I hope this class, at the very least, after much of my insistence, and after so many times we tried, has taught you to locate who it is you are serving, to give her a name, to know that many times it’s a person we actually know, to be patient enough and understanding enough to know her deep fear and desire, and to be hardworking and smart and bold enough to try to solve it. Again, it is important for marketing. It is important for a democracy. It is important in being a human being.
That is the only way we will be able to discuss well again. When we are prepared with more than just facts, but empathy. When we are prepared with more than just data, but with understanding. In this our era, when Oxford has named “Post-Truth” as the Word of the Year (“an adjective defined as ‘relating to or denoting circumstances in which objective facts are less influential in shaping public opinion than appeals to emotion and personal belief’”), we must strive to recover what is true, but also to make the truth known in a relevant and compassionate manner. We must be able to converse again as human beings, and not as “keyboard ninjas” slashing one another covertly in comments sections.
We must find out why people are so scared (Think Brexit, think Trump, think Philippines) and so angry and so frustrated that they will use their sacred vote to choose and defend someone who might not seem to be as skilled or prepared or humane, but seems to understand their plight more. We can not be just intelligent and skilled, but we have to go deep into the MRT and jeep-smelling skins of our people. Why are we so angry? Why are we so distraught? Look at that anger straight in the face and ask it. Because that anger probably comes from so many years of unfulfilled oaths and promises.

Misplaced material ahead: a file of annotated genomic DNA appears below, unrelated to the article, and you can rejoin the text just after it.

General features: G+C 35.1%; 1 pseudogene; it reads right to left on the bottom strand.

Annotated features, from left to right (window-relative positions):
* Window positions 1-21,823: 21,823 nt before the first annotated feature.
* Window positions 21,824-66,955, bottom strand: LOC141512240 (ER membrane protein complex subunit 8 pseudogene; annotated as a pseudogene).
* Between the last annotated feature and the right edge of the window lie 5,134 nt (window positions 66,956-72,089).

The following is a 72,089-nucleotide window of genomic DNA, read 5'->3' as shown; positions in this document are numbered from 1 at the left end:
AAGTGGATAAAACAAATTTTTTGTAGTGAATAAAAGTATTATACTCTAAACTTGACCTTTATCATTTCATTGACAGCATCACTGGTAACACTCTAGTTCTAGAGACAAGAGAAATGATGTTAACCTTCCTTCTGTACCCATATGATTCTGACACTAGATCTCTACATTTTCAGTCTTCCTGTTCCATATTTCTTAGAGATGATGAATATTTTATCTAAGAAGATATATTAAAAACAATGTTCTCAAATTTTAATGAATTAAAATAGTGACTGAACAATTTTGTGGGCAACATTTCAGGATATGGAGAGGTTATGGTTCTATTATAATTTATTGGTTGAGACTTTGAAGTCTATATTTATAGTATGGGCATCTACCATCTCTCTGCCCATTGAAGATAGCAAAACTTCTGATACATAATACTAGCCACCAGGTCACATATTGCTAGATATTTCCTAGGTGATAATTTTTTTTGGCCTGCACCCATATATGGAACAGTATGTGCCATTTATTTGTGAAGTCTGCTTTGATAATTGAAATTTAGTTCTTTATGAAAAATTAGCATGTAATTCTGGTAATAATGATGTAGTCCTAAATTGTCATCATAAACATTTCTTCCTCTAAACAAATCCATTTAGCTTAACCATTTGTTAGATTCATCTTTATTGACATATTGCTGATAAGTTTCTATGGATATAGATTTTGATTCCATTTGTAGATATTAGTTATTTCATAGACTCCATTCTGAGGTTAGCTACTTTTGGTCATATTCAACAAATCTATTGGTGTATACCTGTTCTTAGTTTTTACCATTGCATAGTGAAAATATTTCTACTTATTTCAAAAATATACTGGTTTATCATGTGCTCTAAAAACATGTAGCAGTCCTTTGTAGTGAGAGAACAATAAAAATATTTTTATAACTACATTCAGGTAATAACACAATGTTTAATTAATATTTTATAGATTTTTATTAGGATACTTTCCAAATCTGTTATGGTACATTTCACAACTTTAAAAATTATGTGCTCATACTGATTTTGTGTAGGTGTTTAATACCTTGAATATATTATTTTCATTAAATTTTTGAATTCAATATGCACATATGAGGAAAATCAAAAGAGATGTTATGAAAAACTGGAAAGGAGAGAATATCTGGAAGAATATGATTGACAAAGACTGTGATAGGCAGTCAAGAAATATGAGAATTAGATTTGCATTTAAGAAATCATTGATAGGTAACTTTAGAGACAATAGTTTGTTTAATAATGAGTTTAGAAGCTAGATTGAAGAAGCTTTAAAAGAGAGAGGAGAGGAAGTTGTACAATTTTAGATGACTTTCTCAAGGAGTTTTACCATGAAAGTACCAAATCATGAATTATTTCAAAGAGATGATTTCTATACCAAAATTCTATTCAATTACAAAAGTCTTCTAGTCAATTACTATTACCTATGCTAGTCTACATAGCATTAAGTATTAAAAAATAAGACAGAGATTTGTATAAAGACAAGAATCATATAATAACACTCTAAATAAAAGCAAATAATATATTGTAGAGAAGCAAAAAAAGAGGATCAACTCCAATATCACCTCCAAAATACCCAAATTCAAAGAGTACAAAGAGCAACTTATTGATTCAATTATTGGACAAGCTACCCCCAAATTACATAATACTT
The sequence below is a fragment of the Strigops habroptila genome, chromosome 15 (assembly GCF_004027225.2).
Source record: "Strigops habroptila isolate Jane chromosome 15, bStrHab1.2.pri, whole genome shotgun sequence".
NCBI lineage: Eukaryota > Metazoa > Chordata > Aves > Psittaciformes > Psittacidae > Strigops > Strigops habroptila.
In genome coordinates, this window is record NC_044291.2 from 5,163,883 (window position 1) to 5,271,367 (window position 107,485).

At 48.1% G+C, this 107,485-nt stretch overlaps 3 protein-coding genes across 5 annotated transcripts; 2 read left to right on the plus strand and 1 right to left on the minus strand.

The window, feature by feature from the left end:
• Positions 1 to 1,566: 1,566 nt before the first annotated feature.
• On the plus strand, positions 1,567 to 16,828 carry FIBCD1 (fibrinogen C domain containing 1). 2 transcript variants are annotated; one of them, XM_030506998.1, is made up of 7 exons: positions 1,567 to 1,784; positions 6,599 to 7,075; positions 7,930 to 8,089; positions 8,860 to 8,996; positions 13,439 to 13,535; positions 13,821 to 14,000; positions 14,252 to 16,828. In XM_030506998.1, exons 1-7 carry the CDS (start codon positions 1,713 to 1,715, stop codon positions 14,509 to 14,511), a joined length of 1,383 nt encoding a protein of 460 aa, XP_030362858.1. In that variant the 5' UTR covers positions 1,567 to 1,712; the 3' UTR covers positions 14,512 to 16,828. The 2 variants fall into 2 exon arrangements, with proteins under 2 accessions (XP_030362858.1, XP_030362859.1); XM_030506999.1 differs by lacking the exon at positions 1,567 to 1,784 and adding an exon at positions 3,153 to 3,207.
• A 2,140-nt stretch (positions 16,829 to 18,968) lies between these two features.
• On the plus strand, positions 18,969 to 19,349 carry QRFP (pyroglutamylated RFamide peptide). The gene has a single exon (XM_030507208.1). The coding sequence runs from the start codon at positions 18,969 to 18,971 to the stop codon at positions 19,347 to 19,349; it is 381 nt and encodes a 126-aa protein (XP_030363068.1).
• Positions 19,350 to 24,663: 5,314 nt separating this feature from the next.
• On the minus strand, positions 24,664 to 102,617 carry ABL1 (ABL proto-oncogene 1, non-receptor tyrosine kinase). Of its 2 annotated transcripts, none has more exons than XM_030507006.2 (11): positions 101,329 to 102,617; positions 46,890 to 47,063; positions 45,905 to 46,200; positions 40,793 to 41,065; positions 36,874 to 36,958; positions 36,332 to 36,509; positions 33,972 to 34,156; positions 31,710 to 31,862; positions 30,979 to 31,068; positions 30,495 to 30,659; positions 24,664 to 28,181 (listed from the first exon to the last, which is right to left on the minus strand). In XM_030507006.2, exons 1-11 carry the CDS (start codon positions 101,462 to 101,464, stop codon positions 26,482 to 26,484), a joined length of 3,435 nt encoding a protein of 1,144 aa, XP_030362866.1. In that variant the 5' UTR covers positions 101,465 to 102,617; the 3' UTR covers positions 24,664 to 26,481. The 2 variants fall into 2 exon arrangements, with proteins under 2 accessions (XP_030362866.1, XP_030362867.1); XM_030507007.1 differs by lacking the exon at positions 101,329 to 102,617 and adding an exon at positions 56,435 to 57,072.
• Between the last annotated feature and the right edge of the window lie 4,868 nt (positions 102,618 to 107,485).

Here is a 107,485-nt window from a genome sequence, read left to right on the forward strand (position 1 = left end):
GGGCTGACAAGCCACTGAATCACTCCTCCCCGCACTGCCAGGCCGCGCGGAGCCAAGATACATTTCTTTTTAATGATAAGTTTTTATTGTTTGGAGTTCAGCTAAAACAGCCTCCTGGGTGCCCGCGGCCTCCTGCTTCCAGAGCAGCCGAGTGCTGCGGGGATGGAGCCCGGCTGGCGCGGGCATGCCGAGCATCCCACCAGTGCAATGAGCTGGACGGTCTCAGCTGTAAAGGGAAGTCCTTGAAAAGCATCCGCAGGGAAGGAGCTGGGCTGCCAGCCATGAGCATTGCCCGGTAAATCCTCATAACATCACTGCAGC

So go and fight. Yes. Go to rallies – of whatever side. Be informed. Be vigilant.
But go beyond personality.
Because while we have been very good in kicking people out, we have not been equally good in dismantling the systems that perpetuate the injustice, and allow the respawning of these evildoers. The systems that continue to leave our people in different forms of chains.
So be intimate with the story of our people. Not just the surface and facts level. But the deep stench of who we are. And from there, create solutions that matter.
That’s not just for this class. It goes not only for all your classes. Again, it goes for democracy. It goes for living.
So it doesn’t really matter what your political leaning is, or who you voted for in the last elections, or what color of the political spectrum you think you might have, or what you think the Philippines will be in the next five years. The point is you care. That you inform yourselves. That you can be human enough to be more than just correct.
And that you care enough to participate, that you care enough to not allow yourselves to be shut up.
Because they will tell you to shut up.
But you have inspired me, with your Theanine drink and your Disquiet exhibit, your heartfelt “Homeland” papers, your ingenious (and hilarious) “Catechetical Zumba,” your Chindogu, your bravery to sing a composition in front of strangers, and your determination to stay awake in my class.
So when you come to me in the future, seeking advice because you’re being told to shut up, I’ll remind you of that light within, tell you to get back right up, and get your voice heard. Because I have seen how you are compassionate and competent enough to know the story of another person, and creative enough to solve his problem.
Have a good weekend, or what’s left of it.